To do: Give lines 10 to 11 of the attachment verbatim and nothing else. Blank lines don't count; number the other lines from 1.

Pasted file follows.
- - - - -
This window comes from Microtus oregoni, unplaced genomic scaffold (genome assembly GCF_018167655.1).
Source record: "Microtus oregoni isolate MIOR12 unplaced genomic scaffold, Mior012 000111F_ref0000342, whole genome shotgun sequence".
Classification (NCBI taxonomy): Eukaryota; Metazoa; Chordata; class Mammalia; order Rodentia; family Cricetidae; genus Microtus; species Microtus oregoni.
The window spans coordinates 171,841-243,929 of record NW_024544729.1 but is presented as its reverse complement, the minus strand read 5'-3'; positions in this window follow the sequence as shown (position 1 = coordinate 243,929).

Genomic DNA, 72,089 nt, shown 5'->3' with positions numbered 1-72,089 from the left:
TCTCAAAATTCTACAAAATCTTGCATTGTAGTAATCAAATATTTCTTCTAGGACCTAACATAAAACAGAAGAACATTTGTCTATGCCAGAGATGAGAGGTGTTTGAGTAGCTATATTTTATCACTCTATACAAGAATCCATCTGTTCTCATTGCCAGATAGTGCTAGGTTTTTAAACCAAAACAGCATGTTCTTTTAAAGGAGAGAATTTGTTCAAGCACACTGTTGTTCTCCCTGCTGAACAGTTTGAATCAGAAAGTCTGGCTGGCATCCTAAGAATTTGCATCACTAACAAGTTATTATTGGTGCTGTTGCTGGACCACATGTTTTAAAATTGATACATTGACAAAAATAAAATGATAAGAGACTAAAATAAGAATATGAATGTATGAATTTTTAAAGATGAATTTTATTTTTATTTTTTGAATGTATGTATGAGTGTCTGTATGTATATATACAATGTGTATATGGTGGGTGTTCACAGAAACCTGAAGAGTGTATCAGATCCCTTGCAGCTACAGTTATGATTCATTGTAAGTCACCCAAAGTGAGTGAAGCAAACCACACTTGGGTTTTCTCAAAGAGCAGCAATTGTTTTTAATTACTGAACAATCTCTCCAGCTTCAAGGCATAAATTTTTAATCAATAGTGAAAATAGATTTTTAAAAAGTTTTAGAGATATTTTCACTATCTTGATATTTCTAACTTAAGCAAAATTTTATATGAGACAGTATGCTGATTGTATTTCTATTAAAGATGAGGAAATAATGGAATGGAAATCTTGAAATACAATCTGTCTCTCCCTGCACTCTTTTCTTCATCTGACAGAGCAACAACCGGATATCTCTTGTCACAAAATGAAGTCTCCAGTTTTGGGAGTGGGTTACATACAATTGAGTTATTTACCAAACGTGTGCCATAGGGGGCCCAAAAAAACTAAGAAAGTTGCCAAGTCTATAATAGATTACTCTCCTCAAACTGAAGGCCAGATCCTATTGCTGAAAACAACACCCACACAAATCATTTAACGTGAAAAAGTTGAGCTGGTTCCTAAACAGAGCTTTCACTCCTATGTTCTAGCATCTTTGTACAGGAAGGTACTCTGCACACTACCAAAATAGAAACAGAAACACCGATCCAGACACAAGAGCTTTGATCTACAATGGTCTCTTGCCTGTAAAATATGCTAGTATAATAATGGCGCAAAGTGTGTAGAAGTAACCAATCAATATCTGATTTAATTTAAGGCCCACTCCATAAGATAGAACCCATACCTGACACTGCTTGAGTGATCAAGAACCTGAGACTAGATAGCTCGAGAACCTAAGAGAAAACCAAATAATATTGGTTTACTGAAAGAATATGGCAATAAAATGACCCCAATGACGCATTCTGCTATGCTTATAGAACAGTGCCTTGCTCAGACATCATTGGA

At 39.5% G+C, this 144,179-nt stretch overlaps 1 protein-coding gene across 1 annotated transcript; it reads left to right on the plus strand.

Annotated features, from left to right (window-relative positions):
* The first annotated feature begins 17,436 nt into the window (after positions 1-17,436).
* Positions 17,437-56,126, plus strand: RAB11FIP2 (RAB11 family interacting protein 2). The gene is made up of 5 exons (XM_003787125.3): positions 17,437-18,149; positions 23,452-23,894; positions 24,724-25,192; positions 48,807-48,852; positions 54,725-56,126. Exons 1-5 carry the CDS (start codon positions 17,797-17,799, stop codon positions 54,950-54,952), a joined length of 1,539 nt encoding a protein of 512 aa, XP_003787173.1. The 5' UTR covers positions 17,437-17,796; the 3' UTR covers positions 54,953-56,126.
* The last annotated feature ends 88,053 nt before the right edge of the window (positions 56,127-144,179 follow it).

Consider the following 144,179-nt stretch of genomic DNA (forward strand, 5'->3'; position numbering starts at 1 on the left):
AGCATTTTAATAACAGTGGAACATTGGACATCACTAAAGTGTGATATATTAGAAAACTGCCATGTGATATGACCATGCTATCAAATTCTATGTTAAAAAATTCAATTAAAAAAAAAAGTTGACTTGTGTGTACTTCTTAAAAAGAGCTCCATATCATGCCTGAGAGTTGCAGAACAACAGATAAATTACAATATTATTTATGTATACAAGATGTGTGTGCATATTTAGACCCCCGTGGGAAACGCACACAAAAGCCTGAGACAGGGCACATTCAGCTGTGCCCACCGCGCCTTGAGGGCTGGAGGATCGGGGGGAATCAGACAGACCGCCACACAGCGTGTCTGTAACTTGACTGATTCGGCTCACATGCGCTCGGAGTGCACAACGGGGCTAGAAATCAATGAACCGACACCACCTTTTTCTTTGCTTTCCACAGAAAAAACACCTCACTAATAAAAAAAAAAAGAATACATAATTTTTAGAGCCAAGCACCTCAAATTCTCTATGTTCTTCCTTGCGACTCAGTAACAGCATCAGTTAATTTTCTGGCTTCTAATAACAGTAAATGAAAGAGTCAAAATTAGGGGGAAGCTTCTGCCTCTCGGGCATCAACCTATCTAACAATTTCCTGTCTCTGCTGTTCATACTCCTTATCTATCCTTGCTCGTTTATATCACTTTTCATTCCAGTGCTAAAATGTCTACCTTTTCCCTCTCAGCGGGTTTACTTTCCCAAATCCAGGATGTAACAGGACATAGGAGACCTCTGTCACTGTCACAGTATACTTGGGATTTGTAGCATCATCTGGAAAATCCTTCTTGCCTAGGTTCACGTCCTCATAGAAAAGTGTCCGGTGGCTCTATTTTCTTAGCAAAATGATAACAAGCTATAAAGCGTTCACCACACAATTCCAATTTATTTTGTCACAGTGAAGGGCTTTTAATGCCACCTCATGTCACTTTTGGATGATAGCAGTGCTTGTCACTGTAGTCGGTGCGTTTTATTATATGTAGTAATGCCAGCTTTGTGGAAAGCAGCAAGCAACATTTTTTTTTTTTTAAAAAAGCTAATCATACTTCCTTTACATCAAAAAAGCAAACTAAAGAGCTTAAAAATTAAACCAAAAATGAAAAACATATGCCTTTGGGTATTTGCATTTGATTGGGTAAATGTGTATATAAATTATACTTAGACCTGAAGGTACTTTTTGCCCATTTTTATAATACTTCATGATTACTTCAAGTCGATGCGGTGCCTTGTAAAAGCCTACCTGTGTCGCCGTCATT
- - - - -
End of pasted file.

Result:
* Positions 17,437-56,126, plus strand: RAB11FIP2 (RAB11 family interacting protein 2). The gene is made up of 5 exons (XM_003787125.3): positions 17,437-18,149; positions 23,452-23,894; positions 24,724-25,192; positions 48,807-48,852; positions 54,725-56,126. Exons 1-5 carry the CDS (start codon positions 17,797-17,799, stop codon positions 54,950-54,952), a joined length of 1,539 nt encoding a protein of 512 aa, XP_003787173.1. The 5' UTR covers positions 17,437-17,796; the 3' UTR covers positions 54,953-56,126.
* The last annotated feature ends 88,053 nt before the right edge of the window (positions 56,127-144,179 follow it).